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The Colts’ Rent-A-QB Era Is Over

With the switch from Matt Ryan to Sam Ehlinger, the Colts have seemingly admitted their plan to plug in a new veteran passer each year wasn’t working. But what comes next for the Colts as their QB carousel continues to spin?

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The Indianapolis Colts had a brilliant concept: What if they didn’t have to do the whole “quarterback development” thing? What if they could fast-forward through the trial and error (lots of errors) of scouting and developing young QBs, avoiding the possibility of draft busts? What if they could have quality QBs without having to wait for them to grow up? By acquiring veteran passers with an established history of success, the Colts figured they could compete year in and year out, skipping over some of the ugliest eras of struggling NFL franchises.

Despite bringing in three straight former Pro Bowl quarterbacks in three seasons, this era for Indianapolis has turned out ugly anyway. On Monday, the Colts announced that Sam Ehlinger, a sixth-round draft pick in 2021 with zero NFL passing attempts, will take over for 37-year-old Matt Ryan, a former NFL MVP. Ryan suffered a shoulder injury in Sunday’s loss to the Titans, but head coach Frank Reich made it clear that Ehlinger will be QB1 even when Ryan is healthy. (Ehlinger moved from third-stringer to backup last week, passing his fellow Austin Westlake High School alumnus Nick Foles, who will serve as Ehlinger’s backup this week against Washington.) “Extremely difficult decision given the respect and admiration that we have for Matt Ryan,” said Reich, making it sound less like Ryan is one of the players on his football team and more like Ryan is some sort of distinguished visiting professor. This seems to be an admission that Indianapolis’ rent-a-QB strategy has failed—and leaves the Colts in an uncertain place going forward.

The Colts were blessed by the QB gods for over 20 years. They had the first pick in the 1998 draft and used it on Peyton Manning, a Hall of Famer who redefined the Indianapolis franchise. The Colts had only made the playoffs three times in their first 14 years after moving from Baltimore in 1984; they made the playoffs 11 times in 13 years with Manning and won a Super Bowl. After a neck injury knocked Manning out of the 2011 season, they once again had the no. 1 pick in the draft and used it on Andrew Luck in 2012. The Colts made the playoffs in four of five seasons when Luck was healthy. But Luck stunned the football world by retiring ahead of the 2019 season at just 29 years old due to the multiple injuries he sustained during his career.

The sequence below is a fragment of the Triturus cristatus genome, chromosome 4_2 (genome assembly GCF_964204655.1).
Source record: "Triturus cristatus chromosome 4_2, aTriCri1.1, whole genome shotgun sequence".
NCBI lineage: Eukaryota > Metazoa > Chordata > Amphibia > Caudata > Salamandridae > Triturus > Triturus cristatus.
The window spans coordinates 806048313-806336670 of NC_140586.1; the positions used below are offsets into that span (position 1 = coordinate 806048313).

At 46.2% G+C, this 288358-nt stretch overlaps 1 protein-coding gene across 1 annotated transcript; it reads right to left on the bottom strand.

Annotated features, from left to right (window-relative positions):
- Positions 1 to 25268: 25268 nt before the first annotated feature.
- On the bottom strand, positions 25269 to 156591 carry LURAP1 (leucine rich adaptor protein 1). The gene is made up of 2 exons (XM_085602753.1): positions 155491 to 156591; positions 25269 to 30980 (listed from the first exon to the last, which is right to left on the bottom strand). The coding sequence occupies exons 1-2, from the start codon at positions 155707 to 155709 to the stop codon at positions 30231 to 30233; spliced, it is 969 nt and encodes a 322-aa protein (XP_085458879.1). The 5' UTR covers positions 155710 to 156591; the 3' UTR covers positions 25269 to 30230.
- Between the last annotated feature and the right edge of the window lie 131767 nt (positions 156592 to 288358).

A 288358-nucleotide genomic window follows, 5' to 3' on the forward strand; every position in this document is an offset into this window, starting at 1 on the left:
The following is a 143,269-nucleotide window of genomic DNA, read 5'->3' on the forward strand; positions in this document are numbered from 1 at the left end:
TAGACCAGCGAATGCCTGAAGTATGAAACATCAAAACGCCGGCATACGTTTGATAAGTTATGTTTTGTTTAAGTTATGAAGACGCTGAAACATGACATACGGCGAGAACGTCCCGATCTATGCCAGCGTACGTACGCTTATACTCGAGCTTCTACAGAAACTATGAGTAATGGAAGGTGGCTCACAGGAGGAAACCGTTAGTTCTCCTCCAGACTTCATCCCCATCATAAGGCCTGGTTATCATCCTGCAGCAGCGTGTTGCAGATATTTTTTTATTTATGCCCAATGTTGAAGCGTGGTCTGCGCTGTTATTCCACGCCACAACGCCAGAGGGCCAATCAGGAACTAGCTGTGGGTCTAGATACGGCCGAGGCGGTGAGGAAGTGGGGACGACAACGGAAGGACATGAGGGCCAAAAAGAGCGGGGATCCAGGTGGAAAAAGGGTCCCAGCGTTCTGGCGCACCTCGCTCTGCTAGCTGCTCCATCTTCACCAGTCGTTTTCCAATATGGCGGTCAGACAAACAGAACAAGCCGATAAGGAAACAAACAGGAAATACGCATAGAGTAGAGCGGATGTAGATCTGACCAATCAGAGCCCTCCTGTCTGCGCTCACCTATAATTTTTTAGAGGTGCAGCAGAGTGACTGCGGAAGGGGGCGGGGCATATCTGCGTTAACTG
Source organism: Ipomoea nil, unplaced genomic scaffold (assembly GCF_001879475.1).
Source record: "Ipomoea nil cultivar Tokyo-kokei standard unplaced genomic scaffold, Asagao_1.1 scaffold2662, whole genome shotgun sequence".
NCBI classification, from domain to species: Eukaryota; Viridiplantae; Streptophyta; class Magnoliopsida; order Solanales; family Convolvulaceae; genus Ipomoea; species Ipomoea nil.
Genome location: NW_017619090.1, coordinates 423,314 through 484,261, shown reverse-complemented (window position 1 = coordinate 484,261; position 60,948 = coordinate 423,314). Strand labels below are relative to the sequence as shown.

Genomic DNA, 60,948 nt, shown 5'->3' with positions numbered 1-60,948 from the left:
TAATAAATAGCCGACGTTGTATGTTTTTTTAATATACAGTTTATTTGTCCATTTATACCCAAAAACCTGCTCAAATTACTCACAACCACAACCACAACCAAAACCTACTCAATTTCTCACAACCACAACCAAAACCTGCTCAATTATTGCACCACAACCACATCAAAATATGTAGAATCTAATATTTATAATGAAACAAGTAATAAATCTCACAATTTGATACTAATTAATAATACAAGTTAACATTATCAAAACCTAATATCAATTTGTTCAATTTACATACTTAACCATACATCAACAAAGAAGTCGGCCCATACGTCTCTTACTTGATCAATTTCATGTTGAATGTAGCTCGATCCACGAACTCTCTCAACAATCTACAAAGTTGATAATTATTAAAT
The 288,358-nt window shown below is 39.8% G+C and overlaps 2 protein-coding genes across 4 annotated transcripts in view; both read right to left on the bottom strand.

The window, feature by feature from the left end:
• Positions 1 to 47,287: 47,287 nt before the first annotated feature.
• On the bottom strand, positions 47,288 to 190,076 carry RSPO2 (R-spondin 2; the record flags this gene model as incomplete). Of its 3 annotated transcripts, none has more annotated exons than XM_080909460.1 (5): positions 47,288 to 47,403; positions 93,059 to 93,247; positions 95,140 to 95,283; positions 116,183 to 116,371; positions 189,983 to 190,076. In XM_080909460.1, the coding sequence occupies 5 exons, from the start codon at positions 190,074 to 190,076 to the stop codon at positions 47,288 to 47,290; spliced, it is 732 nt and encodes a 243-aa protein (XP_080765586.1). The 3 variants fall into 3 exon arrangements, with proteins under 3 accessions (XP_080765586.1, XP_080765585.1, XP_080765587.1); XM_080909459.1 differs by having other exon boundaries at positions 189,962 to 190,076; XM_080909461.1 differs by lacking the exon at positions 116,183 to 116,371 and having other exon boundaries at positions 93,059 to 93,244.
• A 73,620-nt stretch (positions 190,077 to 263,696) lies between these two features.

Luck’s sudden retirement left the Colts in an awkward situation. They had a playoff-caliber roster: In 2018, Luck’s final season, they had top-10 units on offense and defense, two first-team All-Pros in guard Quenton Nelson and linebacker Shaquille Leonard, and arguably the best offensive line in the NFL. But for the first time in a long time, they didn’t have a QB to tie the whole thing together. They were too good to rebuild—their draft picks wouldn’t be low enough to get a top prospect, and their roster was too solid to potentially waste with a bad year from a not-ready-for-prime-time youngster under center.

And so began the Colts carousel. After a gap year with Luck’s backup Jacoby Brissett in 2019, Indianapolis signed longtime Chargers QB Philip Rivers for the 2020 season. It worked! Rivers finished top-10 in most passing categories, and rookie running back Jonathan Taylor established himself as a star. The Colts went 11-5 and made the playoffs—but Rivers was 39 years old and was unlikely to commit to a lengthy second chapter thousands of miles from his usual home. He retired after one season as a Colt, understandably.

The Colts still had a solid roster and no time to waste, so they once again acquired a former Pro Bowler. But the terms were … how do I say it politely … less favorable for the Colts. They’d gotten Rivers by simply signing him to a one-year, $25 million contract. To get their next QB, they had to give away their 2022 first-round pick and take on the QB’s $100 million contract. And their new QB was not Philip Rivers, but Carson Wentz, who… how do I say it politely … sucks. (OK, sorry, there was no way to say it politely.) In 2020, his final season in Philadelphia, Wentz led or tied for the league lead in interceptions and sacks despite starting only 12 games. But Reich, who had coached Wentz on the Eagles, felt he could rebuild his ex-protegé. It backfired. Despite Taylor leading the NFL in rushing and the defense actually improving from 10th to ninth in points allowed per game, the Colts dropped from 11-5 to 9-8 and missed the postseason. In 2020, Rivers had been ninth in the NFL in yards per attempt; in 2021, Wentz was 20th. It seemed impossible that the Colts could get out from under Wentz’s massive salary—but luckily, Dan Snyder exists. The Colts somehow got to dump Wentz to Washington and get multiple draft picks in return. They were free of their Wentz problem, but they needed a new QB, and had already dealt away their 2022 first-round pick to get Wentz.